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The Four Phases of Change

Over the last 18 months we analyzed 1,188 changes in 11 global companies to see what works best when leading change. We made two interesting discoveries about how changes unfolded:

  1. There were 4 change phases that the leaders needed to pay attention to - most leaders were good at some (the phases they liked) but neglected others (the phases they didn't).

  2. Depending on your company (and culture) different phases were more or less critical to get right

Here are the 4 phases and what we learned about each:

  1. Change selection: The actual change that leaders decided to enact, had a massive impact on the likelihood of its success. A critical factor in selecting the right change initiative was: did the initiative have the support of the people who would implement it? Our research showed that change initiatives that were initially supported by the majority of staff had a 66% rate of success. Those that did not had only a 33% success rate. Implication: Leaders should think carefully prior to launch, about how broad and deep support is for the proposed change. If support is low you can still succeed but you will need to execute everything else about the change flawlessly.

  2. Pre-communication: How much and how clearly leaders communicated before the change began was a critical element of success. Many leaders thought that this meant that they needed to tell people about the change. In fact, we found the most successful changes were driven by leaders who spent less time talking and more time asking questions and carefully listening to those who would implement the change. Those were the leaders who built the strongest front-end support and quickly identified roadblocks to remove. Implication: Go out to your key stakeholders, share your plans and listen. The best change leaders didn't communicate through speeches, they shut their mouths and listened for the reactions of the implementers.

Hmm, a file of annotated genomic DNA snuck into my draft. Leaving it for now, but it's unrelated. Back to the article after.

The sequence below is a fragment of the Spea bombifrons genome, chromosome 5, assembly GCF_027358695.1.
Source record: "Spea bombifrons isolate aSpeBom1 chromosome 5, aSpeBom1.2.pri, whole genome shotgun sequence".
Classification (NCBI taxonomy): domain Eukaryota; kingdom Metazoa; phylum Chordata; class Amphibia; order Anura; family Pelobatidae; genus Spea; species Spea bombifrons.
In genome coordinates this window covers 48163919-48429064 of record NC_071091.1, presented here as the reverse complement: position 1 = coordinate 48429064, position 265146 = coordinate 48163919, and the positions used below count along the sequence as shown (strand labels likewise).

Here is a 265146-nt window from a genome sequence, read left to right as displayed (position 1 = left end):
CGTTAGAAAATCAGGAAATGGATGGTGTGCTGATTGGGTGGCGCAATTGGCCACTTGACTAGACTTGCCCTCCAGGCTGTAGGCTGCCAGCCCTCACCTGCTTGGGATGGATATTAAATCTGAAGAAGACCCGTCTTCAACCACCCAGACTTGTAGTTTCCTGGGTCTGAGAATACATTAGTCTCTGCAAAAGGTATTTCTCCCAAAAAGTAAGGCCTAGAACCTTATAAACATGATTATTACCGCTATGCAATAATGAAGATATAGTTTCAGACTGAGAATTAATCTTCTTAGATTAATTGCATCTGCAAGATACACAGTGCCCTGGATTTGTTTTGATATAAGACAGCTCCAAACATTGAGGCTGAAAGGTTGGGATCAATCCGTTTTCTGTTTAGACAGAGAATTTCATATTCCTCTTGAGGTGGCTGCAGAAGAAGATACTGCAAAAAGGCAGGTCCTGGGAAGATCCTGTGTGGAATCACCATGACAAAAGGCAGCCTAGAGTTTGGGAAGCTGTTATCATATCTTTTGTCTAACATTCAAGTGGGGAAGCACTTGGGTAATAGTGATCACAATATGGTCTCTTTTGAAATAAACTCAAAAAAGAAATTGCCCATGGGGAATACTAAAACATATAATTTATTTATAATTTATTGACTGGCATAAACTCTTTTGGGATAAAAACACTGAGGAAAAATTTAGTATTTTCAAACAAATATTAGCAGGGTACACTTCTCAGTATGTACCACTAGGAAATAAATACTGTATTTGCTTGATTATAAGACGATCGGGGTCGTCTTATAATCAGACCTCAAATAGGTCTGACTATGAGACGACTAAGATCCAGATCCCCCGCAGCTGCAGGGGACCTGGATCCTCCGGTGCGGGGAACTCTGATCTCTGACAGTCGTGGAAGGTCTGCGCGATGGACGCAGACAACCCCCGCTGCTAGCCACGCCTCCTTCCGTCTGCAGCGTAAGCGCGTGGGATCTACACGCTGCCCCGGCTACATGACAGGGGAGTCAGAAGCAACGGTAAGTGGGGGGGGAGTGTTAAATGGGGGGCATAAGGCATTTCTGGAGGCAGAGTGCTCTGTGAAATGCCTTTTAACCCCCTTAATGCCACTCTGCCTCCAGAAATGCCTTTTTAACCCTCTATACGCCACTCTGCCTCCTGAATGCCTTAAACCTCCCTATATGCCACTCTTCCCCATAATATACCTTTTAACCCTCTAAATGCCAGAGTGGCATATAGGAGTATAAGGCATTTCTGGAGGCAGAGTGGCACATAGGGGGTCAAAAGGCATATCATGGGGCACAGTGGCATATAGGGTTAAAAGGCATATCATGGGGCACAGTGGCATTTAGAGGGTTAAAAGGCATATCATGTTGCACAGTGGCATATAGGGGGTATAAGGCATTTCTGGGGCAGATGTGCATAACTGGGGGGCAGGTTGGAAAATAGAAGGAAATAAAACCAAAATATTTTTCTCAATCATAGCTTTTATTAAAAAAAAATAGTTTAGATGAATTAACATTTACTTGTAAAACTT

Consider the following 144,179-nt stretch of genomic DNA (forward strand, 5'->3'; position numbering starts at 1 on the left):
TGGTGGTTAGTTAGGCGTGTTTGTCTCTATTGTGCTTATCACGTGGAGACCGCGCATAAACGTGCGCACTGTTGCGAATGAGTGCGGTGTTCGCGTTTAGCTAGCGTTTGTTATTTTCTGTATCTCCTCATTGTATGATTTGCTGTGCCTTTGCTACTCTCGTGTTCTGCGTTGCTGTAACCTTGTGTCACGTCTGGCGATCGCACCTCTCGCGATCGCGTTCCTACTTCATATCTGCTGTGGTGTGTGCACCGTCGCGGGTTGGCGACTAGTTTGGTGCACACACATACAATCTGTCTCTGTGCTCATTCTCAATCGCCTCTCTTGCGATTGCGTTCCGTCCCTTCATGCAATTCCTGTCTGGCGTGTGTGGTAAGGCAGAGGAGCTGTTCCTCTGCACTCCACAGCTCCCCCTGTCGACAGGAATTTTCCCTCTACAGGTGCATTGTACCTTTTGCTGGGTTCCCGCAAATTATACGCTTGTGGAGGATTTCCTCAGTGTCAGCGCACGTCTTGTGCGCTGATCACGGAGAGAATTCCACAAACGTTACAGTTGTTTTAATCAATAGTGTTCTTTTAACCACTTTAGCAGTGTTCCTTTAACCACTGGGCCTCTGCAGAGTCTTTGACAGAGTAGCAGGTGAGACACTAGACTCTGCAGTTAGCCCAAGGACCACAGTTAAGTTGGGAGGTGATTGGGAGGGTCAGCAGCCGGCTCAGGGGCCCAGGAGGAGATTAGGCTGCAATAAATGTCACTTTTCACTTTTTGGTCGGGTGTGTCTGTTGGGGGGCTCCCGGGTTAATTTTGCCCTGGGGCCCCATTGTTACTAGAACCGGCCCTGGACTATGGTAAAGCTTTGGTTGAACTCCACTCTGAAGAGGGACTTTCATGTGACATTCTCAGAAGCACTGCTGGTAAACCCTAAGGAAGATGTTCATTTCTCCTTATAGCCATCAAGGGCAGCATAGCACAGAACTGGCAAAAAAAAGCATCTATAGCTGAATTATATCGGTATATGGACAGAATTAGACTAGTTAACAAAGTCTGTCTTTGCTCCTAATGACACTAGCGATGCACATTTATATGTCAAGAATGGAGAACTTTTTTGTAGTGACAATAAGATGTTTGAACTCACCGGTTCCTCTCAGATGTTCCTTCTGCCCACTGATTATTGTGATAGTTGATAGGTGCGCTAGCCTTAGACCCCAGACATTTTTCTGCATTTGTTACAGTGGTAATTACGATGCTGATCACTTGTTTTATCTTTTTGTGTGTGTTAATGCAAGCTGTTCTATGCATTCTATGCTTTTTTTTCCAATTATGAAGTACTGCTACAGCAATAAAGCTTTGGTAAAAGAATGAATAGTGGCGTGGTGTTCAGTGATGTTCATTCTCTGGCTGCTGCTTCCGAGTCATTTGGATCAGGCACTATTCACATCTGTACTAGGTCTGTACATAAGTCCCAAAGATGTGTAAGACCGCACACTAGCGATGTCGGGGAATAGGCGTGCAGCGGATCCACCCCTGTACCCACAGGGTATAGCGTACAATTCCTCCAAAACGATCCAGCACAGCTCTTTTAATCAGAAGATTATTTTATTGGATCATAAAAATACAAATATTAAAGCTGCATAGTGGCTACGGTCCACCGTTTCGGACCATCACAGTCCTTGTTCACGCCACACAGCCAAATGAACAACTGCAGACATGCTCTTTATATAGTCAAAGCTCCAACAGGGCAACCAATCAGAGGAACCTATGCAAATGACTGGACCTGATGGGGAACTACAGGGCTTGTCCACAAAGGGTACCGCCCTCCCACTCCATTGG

3. Barrier removal: While good change leaders may look outwardly positive we found the best to be productively paranoid about what could derail their project. They were vigilant about monitoring and addressing systems, processes, staff anxieties and anything else that could cause the change to falter. They also made sure that the right resources were available to the right people throughout the change process. The best leaders understood that change can be unsettling in the best of circumstances and once it becomes too uncomfortable or distressing, staff will begin to distance themselves from it. Implication: Keep asking 'What could get in the way of people implementing the change?' Then obsess about removing it.

  4. Implementation: Most leaders focus massive amounts of time, energy, and resources on this phase without realizing that their project might already be seriously crippled due to neglect of the previous three phases. Implementation should be a continuation of the first three phases with an increasing emphasis on leaders modeling the right behaviors and empowering staff to hold each other accountable for change success. Key Insight: The most important success factor we uncovered in our research, was how well the change team pivoted its approach based on early feedback and results. Successful teams tended to iterate constantly whereas the teams that failed, tended to stay the wrong course too long--until it was too late.

So just do all the phases right? Interestingly, it turned out these phases were not equally weighted. In some organizations (mainly relationship based cultures) our analysis showed that the key leadership behaviors fell more in the first two phases of the change (early buy in + pre-communication). In other organizations (more task focused cultures) the key behaviors fell in the implementation phases ('We'll make it happen just give us the support and resources').

If I was to summarize our research I would say - you need to help leaders see what behaviors matter most in their organization.

OK, there is much more to share - but if you want to know more read the Change Equation whitepaper. You'll see how you can give your leaders a map of what tends to work best in your company culture and how to tilt the odds of success in their favor.

Whitepaper: If you want an copy of the whitepaper sent to you email and write ‘Preview Change Equation’ in the subject line.

Webinar: If you want to hear all we learned and how you can use the Change Equation tool sign up to the Change Equation webinar - Wednesday Dec 12th at 3pm EST.


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